Coming Home on Repeat
Your loved one comes home from school or college. They drop their belongings on the floor and gravitate to their toys, their electronics, or the kitchen- or both. Or maybe your loved one comes home from a day of work and they still gravitate to electronics or the kitchen. When it comes to ADHD, these habits can happen at any age, and they frustrate their neurotypical loved ones.
When I worked a job helping kids with ADHD manage their behaviors at home and in the community, it was a daily reminder for the kids to put their backpacks, shoes, and coats in the designated spots, take out their homework, start it and stay on task, and put their homework away before going to activities they enjoyed. As an adult, I come home on Fridays and often leave my lunchbox with my work bag, full of empty containers and a melted ice pack. I’ve written about setting routine before on this site and how it helps manage ADHD behaviors. If you did that, I’m proud of you! If you’re still frustrated, keep reading.
Someone with ADHD completing a routine of non-preferred tasks might be running on autopilot to get it done, they might do it to get what they want faster or avoid complaints from others, or they might be okay with doing it and be receiving guidance until it becomes a habit. The key is consistency.
Sure, those in the household are probably tired of repeating the reminders and steps every day, but this is important. Consistency teaches and reinforces expectations and guides behaviors. Verbal guidance of each task or a checklist with each task will alleviate ambiguity when it comes to what the person is responsible for, and maybe when they’re responsible for doing it. No matter their age, this strategy can be highly effective. Make sure the consequences are also clear- this aids with motivation.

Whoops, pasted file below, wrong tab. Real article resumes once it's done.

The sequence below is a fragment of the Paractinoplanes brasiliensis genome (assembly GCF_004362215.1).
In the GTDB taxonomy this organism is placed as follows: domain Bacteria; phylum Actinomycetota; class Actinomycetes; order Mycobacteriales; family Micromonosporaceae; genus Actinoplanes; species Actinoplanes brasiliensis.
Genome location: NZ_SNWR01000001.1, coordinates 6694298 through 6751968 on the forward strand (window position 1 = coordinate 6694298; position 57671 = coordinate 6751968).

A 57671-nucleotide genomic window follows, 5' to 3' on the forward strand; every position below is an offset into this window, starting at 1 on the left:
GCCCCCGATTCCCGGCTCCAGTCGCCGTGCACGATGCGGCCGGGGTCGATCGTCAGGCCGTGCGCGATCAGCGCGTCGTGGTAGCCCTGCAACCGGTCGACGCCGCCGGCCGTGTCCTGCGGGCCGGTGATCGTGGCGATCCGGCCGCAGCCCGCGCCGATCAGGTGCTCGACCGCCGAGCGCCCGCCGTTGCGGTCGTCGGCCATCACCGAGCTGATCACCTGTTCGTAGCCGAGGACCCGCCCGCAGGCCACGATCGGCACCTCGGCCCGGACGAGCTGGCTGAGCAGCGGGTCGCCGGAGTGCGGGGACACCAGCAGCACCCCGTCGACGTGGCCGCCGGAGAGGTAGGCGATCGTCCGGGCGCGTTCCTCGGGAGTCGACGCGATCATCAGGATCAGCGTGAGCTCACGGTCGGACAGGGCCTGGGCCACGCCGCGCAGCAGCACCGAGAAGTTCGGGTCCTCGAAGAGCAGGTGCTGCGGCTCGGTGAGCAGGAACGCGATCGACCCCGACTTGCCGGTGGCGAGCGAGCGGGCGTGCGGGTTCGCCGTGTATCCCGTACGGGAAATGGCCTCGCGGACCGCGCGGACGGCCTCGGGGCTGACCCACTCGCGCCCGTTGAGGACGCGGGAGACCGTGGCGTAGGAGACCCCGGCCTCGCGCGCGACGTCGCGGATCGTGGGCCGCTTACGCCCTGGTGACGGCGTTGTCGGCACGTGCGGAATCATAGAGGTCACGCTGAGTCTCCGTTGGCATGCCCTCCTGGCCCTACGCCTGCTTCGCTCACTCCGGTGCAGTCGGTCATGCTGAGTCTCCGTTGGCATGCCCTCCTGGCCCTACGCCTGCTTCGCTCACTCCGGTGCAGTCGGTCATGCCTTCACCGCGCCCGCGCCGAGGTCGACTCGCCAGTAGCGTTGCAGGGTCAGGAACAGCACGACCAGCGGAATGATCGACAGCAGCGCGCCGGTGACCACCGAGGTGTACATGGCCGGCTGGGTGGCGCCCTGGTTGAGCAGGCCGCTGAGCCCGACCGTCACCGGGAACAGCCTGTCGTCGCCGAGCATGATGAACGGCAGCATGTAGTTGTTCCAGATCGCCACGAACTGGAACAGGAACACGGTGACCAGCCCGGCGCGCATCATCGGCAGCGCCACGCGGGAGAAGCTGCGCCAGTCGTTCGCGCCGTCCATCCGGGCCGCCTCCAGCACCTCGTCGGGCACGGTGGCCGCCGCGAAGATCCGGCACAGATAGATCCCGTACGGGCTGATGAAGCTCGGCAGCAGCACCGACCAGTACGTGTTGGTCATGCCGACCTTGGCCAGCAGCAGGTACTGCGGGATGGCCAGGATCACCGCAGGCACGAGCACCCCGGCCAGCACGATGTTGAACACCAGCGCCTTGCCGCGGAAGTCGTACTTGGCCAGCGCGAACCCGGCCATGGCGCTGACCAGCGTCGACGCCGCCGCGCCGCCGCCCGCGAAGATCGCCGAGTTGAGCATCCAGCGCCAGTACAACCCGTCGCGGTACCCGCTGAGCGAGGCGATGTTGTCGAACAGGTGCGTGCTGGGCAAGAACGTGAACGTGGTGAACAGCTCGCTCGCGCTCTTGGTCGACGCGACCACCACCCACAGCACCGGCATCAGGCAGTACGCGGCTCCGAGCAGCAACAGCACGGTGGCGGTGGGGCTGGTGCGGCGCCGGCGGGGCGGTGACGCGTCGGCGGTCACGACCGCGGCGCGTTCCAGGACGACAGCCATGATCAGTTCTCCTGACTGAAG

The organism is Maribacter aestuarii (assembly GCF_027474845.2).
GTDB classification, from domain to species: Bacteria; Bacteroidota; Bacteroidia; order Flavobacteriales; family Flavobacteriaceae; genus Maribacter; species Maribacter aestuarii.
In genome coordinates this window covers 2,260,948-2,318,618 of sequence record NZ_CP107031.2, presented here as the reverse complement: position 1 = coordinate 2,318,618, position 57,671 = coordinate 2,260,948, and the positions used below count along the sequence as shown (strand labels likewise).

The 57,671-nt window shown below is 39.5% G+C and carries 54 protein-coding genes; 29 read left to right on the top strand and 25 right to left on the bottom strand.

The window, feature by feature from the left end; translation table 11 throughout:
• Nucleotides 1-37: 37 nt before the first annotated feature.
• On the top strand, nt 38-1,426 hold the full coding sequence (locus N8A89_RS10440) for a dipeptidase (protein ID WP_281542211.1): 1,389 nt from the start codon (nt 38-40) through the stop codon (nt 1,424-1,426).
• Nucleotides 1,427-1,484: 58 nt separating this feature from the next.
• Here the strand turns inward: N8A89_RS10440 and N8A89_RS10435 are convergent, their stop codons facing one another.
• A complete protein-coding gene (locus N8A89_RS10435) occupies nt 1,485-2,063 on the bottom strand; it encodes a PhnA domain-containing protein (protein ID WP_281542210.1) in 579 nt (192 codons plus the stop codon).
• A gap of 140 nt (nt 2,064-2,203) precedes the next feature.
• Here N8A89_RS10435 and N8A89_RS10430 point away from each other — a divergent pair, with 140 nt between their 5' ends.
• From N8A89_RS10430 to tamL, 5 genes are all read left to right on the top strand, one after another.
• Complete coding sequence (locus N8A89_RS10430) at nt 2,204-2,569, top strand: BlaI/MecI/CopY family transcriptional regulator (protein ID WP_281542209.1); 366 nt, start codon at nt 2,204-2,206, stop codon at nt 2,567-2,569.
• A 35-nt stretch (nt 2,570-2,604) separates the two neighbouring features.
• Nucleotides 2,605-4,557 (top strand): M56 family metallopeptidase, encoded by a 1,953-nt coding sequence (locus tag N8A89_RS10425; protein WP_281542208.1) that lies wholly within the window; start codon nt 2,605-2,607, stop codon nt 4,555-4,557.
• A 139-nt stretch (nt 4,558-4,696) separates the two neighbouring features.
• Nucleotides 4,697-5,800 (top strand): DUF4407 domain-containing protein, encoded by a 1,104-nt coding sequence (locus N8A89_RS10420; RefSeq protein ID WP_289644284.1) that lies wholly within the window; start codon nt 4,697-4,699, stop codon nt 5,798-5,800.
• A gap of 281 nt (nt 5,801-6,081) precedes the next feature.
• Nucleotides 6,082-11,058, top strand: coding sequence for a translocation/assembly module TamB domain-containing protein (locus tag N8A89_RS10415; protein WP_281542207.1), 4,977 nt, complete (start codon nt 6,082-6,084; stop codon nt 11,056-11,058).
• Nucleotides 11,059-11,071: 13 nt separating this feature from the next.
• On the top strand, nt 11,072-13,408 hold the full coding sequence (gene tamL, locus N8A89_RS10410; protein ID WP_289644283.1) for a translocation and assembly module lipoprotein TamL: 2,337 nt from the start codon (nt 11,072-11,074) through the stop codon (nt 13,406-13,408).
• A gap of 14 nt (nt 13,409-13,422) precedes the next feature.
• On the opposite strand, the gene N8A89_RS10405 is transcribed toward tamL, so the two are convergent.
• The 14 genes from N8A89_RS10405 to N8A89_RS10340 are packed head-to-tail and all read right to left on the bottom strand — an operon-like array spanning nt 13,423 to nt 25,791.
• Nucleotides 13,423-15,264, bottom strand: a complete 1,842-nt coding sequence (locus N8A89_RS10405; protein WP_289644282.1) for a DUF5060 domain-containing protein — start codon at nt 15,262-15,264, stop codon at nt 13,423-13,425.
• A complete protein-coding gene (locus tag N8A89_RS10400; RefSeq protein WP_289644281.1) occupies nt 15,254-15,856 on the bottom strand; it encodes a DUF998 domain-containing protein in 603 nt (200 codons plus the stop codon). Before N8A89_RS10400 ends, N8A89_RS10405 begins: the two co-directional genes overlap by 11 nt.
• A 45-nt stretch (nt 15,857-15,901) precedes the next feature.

If a child or teen knows the routine but isn’t doing it, verbal reminders of tasks help, but reminders of consequences do too. If that isn’t enough, consistently using those consequences is important. The delay of a desired activity, the loss of a desired activity. For adults, if they don’t do what they need to do, they don’t have clean items to eat with, cook with, or wear- this can include if someone else sticks to not picking up their slack for them. If someone else in the household does the laundry and the teen or other adult doesn’t bring their dirty laundry as requested, their laundry doesn’t get washed and they need to figure out the consequences that naturally follow.
What Else Can You Do?
If your loved one or household is struggling with these habits and you don’t know how to start or struggle to follow through, reach out to Sound Health Counseling Solutions today! We’ll work with you to create a personalized plan of action.